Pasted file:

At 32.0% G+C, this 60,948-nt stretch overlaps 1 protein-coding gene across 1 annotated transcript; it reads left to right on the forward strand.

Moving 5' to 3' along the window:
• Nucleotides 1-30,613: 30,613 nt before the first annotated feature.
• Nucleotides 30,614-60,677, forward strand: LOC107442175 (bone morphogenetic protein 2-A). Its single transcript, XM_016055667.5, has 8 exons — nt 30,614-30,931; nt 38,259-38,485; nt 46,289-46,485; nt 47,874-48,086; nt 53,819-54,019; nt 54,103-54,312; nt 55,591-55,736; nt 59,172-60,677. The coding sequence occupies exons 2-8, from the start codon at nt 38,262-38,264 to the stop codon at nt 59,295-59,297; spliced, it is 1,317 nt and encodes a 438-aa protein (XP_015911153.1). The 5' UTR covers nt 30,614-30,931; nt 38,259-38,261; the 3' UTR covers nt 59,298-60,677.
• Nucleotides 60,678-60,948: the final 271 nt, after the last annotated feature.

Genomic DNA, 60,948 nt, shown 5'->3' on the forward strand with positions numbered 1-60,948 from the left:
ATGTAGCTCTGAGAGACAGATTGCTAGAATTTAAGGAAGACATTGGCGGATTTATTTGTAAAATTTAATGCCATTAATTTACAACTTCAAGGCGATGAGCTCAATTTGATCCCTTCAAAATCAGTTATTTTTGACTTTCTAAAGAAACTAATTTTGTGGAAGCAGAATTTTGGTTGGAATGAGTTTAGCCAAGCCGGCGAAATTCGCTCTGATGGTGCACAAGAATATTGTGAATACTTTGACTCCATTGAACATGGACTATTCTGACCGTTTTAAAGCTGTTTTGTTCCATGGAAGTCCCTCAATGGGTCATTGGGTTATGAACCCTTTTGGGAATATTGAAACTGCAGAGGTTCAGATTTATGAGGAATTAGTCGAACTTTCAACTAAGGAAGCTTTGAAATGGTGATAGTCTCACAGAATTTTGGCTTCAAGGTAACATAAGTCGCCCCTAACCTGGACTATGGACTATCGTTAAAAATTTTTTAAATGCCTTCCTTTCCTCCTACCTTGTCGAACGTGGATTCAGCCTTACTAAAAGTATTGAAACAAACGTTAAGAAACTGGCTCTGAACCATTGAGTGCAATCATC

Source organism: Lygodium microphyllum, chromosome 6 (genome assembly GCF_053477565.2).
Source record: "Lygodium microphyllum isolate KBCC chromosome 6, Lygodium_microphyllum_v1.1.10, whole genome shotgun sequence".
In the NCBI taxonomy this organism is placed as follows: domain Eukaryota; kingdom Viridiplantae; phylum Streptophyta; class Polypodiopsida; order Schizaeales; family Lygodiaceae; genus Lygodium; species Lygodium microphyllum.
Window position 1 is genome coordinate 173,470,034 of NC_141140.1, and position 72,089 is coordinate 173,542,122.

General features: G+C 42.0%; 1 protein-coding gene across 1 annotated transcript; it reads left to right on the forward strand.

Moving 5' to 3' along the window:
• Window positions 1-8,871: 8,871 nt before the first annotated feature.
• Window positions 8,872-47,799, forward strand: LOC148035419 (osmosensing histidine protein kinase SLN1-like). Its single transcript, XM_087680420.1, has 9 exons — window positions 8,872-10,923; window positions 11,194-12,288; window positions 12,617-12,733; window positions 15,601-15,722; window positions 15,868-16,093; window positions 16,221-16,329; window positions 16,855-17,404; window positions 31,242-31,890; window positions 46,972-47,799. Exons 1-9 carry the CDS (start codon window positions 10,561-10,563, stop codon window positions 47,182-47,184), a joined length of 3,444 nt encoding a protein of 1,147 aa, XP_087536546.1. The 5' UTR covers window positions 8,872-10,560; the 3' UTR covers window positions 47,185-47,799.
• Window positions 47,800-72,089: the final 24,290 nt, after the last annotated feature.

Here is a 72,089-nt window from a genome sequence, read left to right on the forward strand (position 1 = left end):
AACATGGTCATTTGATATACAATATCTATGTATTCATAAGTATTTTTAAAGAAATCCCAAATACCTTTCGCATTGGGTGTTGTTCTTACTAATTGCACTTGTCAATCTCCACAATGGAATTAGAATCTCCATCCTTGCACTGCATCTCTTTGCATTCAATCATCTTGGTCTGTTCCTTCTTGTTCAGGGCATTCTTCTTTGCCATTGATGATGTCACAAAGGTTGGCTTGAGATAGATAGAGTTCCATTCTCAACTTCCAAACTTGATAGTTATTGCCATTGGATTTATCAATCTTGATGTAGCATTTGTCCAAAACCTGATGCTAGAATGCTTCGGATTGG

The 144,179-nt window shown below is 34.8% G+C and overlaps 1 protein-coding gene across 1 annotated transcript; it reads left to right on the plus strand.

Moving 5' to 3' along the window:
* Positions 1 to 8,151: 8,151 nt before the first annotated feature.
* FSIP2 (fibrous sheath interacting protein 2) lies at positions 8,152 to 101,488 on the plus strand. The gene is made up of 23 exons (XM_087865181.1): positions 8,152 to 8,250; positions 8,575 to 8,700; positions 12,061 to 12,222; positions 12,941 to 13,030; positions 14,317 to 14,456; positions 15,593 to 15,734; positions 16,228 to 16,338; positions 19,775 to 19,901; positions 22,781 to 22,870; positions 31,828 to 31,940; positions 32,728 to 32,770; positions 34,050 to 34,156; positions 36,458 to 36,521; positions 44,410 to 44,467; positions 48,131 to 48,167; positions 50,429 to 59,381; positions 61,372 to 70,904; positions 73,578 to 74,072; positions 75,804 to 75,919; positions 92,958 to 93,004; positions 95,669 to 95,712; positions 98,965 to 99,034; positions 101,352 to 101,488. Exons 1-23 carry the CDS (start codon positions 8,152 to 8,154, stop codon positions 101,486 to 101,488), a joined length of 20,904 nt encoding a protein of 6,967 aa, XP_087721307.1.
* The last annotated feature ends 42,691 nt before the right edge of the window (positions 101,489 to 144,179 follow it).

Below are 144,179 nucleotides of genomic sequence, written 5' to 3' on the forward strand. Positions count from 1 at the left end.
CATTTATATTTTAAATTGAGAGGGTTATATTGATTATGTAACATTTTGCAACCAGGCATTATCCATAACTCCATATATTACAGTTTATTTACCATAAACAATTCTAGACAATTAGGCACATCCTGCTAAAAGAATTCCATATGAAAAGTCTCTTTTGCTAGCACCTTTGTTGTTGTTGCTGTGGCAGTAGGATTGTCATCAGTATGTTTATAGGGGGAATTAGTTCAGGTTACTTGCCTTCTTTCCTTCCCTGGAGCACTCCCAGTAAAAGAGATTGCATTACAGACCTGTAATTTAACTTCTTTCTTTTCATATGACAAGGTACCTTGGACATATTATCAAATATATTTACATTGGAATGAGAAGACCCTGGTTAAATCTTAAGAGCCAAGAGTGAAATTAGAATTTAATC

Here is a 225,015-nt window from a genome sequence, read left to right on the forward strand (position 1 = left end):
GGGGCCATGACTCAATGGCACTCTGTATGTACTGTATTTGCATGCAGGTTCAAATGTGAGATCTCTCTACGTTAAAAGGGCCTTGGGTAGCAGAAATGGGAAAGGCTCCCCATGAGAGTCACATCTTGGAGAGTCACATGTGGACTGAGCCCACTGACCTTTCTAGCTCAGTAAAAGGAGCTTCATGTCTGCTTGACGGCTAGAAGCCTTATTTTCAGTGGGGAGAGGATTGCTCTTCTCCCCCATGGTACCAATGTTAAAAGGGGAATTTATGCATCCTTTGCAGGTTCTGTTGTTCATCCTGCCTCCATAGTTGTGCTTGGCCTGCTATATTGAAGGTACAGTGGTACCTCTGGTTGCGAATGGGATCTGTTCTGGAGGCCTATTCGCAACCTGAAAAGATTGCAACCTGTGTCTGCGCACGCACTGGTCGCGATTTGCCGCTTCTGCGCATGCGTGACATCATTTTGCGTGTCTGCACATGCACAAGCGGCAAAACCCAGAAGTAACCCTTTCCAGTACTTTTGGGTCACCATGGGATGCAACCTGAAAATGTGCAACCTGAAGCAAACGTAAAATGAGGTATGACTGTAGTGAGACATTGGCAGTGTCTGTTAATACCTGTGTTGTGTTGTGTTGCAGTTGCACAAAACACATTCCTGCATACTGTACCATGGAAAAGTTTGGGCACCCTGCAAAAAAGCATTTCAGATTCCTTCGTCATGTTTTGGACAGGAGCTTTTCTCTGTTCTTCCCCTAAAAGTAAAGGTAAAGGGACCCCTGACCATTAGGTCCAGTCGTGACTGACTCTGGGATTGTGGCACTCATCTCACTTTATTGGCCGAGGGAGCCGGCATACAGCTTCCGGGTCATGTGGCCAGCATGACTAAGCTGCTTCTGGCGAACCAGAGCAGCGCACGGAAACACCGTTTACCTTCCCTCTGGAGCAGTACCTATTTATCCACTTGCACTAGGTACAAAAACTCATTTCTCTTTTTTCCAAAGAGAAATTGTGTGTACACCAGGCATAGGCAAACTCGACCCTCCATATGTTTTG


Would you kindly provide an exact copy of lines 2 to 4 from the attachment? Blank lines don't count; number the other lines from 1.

Moving 5' to 3' along the window:
• Nucleotides 1-30,613: 30,613 nt before the first annotated feature.
• Nucleotides 30,614-60,677, forward strand: LOC107442175 (bone morphogenetic protein 2-A). Its single transcript, XM_016055667.5, has 8 exons — nt 30,614-30,931; nt 38,259-38,485; nt 46,289-46,485; nt 47,874-48,086; nt 53,819-54,019; nt 54,103-54,312; nt 55,591-55,736; nt 59,172-60,677. The coding sequence occupies exons 2-8, from the start codon at nt 38,262-38,264 to the stop codon at nt 59,295-59,297; spliced, it is 1,317 nt and encodes a 438-aa protein (XP_015911153.1). The 5' UTR covers nt 30,614-30,931; nt 38,259-38,261; the 3' UTR covers nt 59,298-60,677.